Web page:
Laser interferometry, which measures distances in terms of light wavelength, provides the backbone of top-level length metrology in industry and science. This project develops techniques to facilitate the tie between interferometer-based length measurements and the SI definition of length (in terms of the second). Integral to providing this link are:
- Optical frequency combs, which can use GPS timing signals to provide optical frequency/vacuum wavelength standards at almost any desired wavelength and anywhere in the world. These wavelengths are directly traceable to the definition of the meter and can be of arbitrarily high accuracy. The broad range of wavelengths available from a comb allows calibration of new sources at useful wavelengths for dimensional metrology, thus enabling innovation.
- Refractometers, linking vacuum wavelength to air wavelength. Determination of vacuum wavelength is straightforward via the comb, but practical interferometry must be done in air, and the air refractive index is often a limiting factor for ultra-high accuracy measurements. To overcome this problem, we are developing refractometers to measure the refractive index of air with a target uncertainty below 1 part in 108.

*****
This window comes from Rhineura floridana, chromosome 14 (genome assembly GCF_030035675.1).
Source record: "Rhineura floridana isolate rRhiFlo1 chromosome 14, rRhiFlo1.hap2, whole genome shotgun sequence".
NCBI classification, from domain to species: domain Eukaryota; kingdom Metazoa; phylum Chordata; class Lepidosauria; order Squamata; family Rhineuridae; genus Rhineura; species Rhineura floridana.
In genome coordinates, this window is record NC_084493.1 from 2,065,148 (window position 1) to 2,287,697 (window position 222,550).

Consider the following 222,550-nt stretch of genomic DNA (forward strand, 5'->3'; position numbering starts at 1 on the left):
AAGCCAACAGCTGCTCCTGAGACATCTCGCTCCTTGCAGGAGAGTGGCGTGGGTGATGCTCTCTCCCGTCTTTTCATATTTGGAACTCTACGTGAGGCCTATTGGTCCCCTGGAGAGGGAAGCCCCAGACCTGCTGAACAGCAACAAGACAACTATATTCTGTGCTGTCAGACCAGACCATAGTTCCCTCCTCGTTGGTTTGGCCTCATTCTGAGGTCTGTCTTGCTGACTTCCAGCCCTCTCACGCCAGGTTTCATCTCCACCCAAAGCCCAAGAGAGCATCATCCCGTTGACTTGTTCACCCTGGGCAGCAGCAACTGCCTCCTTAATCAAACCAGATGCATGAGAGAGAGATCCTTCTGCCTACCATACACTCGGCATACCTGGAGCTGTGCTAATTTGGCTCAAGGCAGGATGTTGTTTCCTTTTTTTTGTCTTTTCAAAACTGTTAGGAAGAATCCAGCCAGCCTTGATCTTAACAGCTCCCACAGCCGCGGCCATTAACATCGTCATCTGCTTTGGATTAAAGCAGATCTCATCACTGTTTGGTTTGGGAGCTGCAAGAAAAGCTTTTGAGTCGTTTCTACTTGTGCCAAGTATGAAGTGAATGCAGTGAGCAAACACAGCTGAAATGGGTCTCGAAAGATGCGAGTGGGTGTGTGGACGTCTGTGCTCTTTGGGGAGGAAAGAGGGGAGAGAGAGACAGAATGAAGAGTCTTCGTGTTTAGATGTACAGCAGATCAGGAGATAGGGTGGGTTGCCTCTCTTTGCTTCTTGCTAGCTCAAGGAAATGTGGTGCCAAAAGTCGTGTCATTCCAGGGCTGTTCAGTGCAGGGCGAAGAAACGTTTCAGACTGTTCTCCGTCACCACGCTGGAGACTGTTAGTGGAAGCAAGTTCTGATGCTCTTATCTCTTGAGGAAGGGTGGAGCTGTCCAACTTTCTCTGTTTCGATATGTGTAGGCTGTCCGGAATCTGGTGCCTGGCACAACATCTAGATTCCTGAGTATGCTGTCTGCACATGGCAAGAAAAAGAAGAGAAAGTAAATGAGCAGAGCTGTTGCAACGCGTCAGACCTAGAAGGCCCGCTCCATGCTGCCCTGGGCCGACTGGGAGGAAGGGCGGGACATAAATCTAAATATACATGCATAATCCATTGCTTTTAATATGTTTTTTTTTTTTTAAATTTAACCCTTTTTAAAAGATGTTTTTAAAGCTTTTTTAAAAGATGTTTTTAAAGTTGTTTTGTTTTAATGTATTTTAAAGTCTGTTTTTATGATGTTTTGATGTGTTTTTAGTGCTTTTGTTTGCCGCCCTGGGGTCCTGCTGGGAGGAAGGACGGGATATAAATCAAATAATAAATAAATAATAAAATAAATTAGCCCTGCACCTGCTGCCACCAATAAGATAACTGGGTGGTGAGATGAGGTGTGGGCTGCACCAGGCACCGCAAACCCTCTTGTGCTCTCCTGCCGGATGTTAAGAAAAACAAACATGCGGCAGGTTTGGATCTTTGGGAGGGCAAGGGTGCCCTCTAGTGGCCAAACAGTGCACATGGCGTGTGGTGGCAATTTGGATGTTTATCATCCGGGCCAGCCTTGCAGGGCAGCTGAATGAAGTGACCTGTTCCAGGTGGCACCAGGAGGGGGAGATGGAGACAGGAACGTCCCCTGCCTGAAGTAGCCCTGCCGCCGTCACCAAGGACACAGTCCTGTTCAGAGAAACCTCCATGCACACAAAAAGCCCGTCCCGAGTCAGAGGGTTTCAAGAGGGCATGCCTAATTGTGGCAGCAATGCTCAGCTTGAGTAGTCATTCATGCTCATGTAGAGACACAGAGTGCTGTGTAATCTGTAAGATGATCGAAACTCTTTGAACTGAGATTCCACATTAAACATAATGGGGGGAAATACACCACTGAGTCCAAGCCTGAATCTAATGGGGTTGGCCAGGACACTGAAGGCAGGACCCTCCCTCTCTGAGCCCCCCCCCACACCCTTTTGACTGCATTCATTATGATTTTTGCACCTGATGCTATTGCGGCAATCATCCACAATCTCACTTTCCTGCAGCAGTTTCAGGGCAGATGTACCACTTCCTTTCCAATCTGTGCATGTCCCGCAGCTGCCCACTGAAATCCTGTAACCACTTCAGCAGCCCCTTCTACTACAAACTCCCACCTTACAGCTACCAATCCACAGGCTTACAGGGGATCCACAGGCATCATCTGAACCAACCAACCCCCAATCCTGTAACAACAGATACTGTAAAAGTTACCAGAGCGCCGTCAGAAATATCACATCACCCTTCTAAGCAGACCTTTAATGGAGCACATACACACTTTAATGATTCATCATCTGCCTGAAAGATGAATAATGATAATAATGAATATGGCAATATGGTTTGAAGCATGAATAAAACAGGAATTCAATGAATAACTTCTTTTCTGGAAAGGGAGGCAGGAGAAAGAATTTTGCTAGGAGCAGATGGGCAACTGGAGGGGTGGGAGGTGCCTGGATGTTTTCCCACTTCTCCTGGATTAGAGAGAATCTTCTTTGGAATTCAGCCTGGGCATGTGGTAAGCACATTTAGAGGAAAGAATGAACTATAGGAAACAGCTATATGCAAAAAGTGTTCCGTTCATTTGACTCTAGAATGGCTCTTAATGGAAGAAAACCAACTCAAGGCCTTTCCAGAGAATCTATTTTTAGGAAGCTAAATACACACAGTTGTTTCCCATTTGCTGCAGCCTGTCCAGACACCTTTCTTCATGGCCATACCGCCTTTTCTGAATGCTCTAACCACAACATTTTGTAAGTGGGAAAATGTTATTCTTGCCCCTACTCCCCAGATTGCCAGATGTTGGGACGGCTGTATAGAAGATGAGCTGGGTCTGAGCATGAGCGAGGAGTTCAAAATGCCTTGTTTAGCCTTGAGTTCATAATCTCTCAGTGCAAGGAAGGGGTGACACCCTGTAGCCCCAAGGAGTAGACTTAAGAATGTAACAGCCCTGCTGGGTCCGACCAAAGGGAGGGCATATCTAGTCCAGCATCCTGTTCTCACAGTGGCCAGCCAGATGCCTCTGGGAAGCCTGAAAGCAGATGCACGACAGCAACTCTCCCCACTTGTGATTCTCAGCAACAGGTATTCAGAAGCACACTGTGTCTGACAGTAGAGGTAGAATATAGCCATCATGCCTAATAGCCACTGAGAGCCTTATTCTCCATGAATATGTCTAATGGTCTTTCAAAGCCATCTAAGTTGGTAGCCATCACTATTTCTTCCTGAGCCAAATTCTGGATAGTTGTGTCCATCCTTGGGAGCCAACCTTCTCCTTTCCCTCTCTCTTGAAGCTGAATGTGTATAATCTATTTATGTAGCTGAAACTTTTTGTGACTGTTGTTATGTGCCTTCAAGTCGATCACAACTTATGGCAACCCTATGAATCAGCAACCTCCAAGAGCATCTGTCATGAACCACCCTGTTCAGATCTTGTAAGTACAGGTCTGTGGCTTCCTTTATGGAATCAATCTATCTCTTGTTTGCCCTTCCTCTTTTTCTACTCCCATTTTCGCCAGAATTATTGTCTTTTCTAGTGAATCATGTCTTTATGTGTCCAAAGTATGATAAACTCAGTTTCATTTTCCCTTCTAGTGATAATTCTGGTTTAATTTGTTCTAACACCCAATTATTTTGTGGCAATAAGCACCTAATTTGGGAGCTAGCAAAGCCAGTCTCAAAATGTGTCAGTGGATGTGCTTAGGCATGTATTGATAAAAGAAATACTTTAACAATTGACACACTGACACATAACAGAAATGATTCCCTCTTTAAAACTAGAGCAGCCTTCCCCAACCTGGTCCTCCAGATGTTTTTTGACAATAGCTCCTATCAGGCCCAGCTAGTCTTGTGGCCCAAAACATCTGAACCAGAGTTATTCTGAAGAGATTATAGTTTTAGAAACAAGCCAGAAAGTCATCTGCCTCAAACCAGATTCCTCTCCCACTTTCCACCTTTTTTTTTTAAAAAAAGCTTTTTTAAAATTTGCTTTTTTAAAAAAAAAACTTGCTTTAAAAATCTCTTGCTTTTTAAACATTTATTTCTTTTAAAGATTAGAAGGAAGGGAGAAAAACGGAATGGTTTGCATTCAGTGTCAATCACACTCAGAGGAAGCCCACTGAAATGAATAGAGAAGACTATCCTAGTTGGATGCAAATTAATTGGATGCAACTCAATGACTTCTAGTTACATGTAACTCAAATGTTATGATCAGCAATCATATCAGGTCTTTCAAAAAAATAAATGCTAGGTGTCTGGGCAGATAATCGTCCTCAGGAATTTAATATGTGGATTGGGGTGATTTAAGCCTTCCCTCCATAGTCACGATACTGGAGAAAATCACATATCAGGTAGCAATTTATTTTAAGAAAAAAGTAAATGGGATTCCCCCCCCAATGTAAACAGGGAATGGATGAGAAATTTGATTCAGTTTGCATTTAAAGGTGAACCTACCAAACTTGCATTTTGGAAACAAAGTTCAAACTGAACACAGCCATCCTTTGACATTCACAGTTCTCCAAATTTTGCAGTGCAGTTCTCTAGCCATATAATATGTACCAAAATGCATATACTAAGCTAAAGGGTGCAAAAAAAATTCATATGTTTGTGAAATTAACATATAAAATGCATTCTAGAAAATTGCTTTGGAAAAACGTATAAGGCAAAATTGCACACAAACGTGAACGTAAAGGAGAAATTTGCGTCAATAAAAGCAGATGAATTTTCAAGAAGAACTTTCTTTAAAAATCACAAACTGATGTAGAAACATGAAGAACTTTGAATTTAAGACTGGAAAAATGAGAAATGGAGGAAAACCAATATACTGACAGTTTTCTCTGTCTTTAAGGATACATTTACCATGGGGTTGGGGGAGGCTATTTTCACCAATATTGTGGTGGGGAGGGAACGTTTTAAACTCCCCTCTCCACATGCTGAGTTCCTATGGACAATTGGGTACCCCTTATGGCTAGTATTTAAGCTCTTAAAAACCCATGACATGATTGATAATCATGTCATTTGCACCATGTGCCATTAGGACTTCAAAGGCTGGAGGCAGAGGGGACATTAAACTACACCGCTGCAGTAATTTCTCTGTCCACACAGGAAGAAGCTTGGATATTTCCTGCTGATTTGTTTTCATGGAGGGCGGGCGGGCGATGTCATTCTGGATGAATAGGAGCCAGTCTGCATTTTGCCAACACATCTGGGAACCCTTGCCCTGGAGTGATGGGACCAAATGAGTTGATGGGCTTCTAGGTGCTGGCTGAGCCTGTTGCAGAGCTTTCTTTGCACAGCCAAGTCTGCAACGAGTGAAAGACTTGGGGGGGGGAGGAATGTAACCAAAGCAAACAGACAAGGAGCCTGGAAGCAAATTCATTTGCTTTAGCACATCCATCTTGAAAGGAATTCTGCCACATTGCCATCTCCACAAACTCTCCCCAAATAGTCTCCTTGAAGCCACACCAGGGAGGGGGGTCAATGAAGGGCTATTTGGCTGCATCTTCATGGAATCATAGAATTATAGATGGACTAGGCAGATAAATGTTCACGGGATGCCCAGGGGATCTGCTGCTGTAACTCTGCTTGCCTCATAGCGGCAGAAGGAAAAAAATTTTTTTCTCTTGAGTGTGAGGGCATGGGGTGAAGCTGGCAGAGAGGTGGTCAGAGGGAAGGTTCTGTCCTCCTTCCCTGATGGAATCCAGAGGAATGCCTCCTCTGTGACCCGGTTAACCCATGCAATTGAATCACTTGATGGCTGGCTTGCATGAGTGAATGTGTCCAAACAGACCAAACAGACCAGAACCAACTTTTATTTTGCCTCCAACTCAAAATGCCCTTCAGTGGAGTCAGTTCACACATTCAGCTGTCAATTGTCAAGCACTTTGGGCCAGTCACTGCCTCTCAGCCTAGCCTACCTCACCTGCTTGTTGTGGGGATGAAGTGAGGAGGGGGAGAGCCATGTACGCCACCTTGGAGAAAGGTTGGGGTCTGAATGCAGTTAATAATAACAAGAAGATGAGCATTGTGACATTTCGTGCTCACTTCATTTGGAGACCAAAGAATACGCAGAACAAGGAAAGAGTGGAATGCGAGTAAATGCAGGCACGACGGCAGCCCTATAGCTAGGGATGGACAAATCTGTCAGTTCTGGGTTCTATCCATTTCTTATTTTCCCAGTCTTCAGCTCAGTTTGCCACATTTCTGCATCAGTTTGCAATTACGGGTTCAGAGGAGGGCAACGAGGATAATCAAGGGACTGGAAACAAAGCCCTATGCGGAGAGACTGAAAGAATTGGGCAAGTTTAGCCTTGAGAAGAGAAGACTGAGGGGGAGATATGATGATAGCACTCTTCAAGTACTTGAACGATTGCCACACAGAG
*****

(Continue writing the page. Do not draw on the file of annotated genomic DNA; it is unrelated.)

- Our customers demand ever-lower calibration uncertainties, which for longer lengths are often limited by uncertainty in air refractive index. The semiconductor industry envisages a need for fractional accuracies of dimensional measurement in the 10-8 regime (ITRS roadmap).
- Currently, this low level of uncertainty can only be attained working in vacuum, but this option is not attractive (low throughput, inconvenience, and expense) whether in a production environment (such as a stepper) or in the laboratory (such as the next-generation NIST Linescale).
- If we are to maintain leadership and provide tomorrow's tools for length metrology at the highest levels of accuracy, we must solve the problem of air refractive index measurement, reducing uncertainties well below 1 part in 108.
- This project has made important steps toward reaching that goal. Excellent results have been achieved for dry gases (absolute refractometry to ±3 parts in 109), and current efforts focus on overcoming problems associated with air humidity.